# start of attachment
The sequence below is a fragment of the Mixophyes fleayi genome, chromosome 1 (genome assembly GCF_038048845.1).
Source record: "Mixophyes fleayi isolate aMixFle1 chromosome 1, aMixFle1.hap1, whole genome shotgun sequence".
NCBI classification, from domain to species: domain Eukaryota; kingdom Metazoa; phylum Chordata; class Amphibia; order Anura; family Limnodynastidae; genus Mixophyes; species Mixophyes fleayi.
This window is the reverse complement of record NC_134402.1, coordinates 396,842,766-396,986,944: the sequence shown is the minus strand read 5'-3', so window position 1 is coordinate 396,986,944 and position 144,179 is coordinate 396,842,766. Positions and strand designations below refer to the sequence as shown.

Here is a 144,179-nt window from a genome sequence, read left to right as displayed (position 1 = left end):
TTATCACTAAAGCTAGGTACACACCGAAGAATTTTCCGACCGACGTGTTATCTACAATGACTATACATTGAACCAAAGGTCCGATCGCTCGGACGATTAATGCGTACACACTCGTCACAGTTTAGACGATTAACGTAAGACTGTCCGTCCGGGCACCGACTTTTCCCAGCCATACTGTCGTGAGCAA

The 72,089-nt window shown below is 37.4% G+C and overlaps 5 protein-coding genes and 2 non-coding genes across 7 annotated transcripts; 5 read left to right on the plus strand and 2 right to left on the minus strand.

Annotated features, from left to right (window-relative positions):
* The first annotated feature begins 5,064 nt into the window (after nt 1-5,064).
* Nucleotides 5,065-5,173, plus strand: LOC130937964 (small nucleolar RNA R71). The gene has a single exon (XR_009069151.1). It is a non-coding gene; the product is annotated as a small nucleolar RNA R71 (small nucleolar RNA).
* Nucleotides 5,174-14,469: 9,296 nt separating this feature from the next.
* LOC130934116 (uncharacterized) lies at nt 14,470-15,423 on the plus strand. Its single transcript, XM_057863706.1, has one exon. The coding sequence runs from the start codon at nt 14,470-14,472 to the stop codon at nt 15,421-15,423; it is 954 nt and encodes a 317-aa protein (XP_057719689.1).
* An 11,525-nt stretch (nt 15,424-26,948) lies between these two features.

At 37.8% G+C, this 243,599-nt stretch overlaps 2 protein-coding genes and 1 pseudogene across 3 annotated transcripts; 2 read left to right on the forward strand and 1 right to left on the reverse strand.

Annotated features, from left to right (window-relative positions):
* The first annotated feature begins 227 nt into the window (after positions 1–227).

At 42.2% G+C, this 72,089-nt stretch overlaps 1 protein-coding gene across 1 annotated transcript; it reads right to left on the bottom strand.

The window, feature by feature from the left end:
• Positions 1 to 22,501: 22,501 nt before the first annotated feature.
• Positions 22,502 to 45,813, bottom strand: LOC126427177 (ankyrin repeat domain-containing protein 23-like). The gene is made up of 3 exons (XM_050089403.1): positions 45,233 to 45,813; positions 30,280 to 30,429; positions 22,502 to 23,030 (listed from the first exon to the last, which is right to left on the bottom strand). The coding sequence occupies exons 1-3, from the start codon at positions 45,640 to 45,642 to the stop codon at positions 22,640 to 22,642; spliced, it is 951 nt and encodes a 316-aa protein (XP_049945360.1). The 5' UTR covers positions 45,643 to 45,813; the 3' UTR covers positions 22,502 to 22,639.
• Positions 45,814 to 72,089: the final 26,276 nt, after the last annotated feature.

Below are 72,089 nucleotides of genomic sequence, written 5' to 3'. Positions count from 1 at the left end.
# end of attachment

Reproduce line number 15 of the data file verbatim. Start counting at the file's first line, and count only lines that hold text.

Annotated features, from left to right (window-relative positions):